Deutsche Bank picks new London HQ, highlights commitment to UK

Deutsche Bank picks new London HQ, highlights commitment to UK

LONDON - Agence France-Presse
Deutsche Bank picks new London HQ, highlights commitment to UK


Germany’s Deutsche Bank revealed on March 24 that it has picked a site for its new British headquarters, highlighting its commitment to London despite looming Brexit.

The lender has entered into exclusive talks with British property developer Land Securities over a 25-year lease, starting in 2023, for a building under construction in London’s City finance district at 21 Moorfields, near Moorgate tube.

“Deutsche Bank today announced plans to move to a new London headquarters in 2023,” said UK chief executive Garth Ritchie in an internal memo.

“Staff are due to begin transferring to the building from the second half of 2023, subject to an agreement to lease being reached and planning consents being obtained.”   

The bank’s commitment to London will bring some comfort to British politicians and business leaders who are concerned that the City’s cherished status as a global financial centre will be diminished by Brexit.

“The move underlines the bank’s commitment to the City of London and the importance it attaches to being an employer of choice in the capital,” Ritchie wrote.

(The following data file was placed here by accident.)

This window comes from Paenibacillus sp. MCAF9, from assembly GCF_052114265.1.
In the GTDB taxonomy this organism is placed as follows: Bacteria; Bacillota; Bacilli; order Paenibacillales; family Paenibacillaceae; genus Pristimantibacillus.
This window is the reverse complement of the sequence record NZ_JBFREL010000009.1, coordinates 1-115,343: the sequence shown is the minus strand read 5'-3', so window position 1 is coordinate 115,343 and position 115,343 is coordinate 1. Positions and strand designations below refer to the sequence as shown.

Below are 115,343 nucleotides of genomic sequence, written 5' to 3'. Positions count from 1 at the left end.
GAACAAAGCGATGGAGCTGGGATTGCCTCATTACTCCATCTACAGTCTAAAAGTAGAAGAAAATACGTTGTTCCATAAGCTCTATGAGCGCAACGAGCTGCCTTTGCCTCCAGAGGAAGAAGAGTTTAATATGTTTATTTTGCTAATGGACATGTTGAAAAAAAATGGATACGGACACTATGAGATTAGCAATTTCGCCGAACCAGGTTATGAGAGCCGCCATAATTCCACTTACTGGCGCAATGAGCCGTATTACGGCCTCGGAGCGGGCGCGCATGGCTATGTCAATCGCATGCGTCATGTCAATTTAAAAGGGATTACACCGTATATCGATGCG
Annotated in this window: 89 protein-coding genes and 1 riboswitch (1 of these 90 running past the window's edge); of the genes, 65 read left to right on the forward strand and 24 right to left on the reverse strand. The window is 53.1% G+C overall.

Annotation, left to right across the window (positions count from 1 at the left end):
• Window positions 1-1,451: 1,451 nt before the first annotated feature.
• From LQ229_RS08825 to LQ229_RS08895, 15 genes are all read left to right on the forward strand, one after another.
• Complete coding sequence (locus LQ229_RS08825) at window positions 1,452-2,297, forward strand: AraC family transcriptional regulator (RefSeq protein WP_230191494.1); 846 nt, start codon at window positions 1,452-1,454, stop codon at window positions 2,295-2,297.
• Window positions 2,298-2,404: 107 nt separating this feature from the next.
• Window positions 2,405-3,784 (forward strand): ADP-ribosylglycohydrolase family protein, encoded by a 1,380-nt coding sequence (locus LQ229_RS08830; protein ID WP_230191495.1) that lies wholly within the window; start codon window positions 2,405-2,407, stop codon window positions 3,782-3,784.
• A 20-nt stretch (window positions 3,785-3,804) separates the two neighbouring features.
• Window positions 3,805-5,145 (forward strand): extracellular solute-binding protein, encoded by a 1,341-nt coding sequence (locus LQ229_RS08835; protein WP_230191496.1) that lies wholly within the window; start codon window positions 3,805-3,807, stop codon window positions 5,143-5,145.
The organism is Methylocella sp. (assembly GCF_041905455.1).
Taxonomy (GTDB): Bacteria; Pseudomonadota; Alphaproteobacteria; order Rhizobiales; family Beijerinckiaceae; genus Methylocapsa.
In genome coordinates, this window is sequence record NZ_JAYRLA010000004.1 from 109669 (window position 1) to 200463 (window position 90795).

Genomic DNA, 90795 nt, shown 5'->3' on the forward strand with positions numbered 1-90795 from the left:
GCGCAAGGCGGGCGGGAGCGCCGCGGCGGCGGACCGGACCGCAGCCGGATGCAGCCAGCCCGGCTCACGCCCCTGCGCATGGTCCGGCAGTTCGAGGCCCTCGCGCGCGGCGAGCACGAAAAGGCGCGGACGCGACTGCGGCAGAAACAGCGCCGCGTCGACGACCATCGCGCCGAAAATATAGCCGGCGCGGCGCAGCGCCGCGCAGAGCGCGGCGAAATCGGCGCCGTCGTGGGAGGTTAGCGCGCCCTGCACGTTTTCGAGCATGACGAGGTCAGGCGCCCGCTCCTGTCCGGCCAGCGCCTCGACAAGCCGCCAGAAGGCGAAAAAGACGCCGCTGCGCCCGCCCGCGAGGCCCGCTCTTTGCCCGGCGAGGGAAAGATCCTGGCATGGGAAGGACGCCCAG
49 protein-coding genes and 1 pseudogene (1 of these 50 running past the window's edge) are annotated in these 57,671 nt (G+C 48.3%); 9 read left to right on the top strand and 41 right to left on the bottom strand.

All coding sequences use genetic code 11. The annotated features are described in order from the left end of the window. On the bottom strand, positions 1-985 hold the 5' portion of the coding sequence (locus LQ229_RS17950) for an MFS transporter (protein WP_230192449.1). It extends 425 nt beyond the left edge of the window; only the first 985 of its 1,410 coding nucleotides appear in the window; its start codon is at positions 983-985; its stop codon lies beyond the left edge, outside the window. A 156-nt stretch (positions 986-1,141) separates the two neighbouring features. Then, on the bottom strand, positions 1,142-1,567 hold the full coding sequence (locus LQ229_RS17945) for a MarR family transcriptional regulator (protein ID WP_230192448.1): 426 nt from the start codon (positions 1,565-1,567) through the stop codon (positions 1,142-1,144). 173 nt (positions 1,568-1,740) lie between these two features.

“It will advance the bank’s strategic goals of increasing efficiency, reducing complexity and strengthening links between the business divisions and infrastructure functions.”   

Financial firms with headquarters in the City are already looking to shift jobs to finance hubs on the continent amid fears they will lose crucial EU trading rights when Article 50 is triggered next week.

Passporting rights allow banks to trade freely across the EU, but Britain looks set to lose access unless it agrees an equivalent regime when it exits the European single market.

HSBC has already stated that it will shift 1,000 jobs from London to France.

JP Morgan chief executive Jamie Dimon has said that around 4,000 of its 16,000 UK staff could potentially be shifted out of Britain, depending on the government’s Brexit negotiations.

UBS has also said it could move up to 1,500 of its London staff to the continent.